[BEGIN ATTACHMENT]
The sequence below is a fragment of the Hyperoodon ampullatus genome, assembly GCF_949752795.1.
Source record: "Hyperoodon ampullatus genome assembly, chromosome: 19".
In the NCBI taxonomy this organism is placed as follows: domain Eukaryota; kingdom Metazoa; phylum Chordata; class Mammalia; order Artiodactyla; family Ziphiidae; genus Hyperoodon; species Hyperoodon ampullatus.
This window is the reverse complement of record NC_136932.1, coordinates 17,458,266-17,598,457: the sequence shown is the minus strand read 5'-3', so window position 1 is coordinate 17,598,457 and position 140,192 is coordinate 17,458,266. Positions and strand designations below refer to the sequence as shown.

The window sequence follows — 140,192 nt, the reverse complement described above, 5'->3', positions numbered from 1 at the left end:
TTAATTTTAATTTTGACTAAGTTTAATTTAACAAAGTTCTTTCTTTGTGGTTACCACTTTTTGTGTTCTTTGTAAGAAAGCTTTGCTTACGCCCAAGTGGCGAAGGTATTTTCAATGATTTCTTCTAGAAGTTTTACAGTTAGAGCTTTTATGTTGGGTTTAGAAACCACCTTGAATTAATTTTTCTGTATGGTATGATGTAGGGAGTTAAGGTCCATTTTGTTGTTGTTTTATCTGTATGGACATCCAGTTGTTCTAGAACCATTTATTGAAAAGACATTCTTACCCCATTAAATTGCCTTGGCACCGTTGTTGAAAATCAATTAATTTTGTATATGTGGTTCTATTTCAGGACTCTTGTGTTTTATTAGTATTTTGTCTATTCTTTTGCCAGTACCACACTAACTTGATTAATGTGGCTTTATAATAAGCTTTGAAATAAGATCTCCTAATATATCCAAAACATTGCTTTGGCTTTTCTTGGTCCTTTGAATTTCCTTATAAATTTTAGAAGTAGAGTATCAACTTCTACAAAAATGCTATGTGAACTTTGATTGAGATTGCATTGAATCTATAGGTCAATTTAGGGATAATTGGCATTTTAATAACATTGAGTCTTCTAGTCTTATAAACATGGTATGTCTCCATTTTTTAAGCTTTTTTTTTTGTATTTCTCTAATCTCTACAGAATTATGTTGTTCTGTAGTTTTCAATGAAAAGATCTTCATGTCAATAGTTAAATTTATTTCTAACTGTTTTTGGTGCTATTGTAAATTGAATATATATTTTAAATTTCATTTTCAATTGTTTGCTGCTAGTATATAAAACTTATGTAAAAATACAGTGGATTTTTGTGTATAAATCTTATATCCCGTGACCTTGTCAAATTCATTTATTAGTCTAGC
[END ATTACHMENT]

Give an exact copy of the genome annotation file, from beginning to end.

The sequence below is a fragment of the Hyperoodon ampullatus genome, assembly GCF_949752795.1.
Source record: "Hyperoodon ampullatus genome assembly, chromosome: 19".
In the NCBI taxonomy this organism is placed as follows: domain Eukaryota; kingdom Metazoa; phylum Chordata; class Mammalia; order Artiodactyla; family Ziphiidae; genus Hyperoodon; species Hyperoodon ampullatus.
This window is the reverse complement of record NC_136932.1, coordinates 17,458,266-17,598,457: the sequence shown is the minus strand read 5'-3', so window position 1 is coordinate 17,598,457 and position 140,192 is coordinate 17,458,266. Positions and strand designations below refer to the sequence as shown.

The window sequence follows — 140,192 nt, the reverse complement described above, 5'->3', positions numbered from 1 at the left end:
TTAATTTTAATTTTGACTAAGTTTAATTTAACAAAGTTCTTTCTTTGTGGTTACCACTTTTTGTGTTCTTTGTAAGAAAGCTTTGCTTACGCCCAAGTGGCGAAGGTATTTTCAATGATTTCTTCTAGAAGTTTTACAGTTAGAGCTTTTATGTTGGGTTTAGAAACCACCTTGAATTAATTTTTCTGTATGGTATGATGTAGGGAGTTAAGGTCCATTTTGTTGTTGTTTTATCTGTATGGACATCCAGTTGTTCTAGAACCATTTATTGAAAAGACATTCTTACCCCATTAAATTGCCTTGGCACCGTTGTTGAAAATCAATTAATTTTGTATATGTGGTTCTATTTCAGGACTCTTGTGTTTTATTAGTATTTTGTCTATTCTTTTGCCAGTACCACACTAACTTGATTAATGTGGCTTTATAATAAGCTTTGAAATAAGATCTCCTAATATATCCAAAACATTGCTTTGGCTTTTCTTGGTCCTTTGAATTTCCTTATAAATTTTAGAAGTAGAGTATCAACTTCTACAAAAATGCTATGTGAACTTTGATTGAGATTGCATTGAATCTATAGGTCAATTTAGGGATAATTGGCATTTTAATAACATTGAGTCTTCTAGTCTTATAAACATGGTATGTCTCCATTTTTTAAGCTTTTTTTTTTGTATTTCTCTAATCTCTACAGAATTATGTTGTTCTGTAGTTTTCAATGAAAAGATCTTCATGTCAATAGTTAAATTTATTTCTAACTGTTTTTGGTGCTATTGTAAATTGAATATATATTTTAAATTTCATTTTCAATTGTTTGCTGCTAGTATATAAAACTTATGTAAAAATACAGTGGATTTTTGTGTATAAATCTTATATCCCGTGACCTTGTCAAATTCATTTATTAGTCTAGC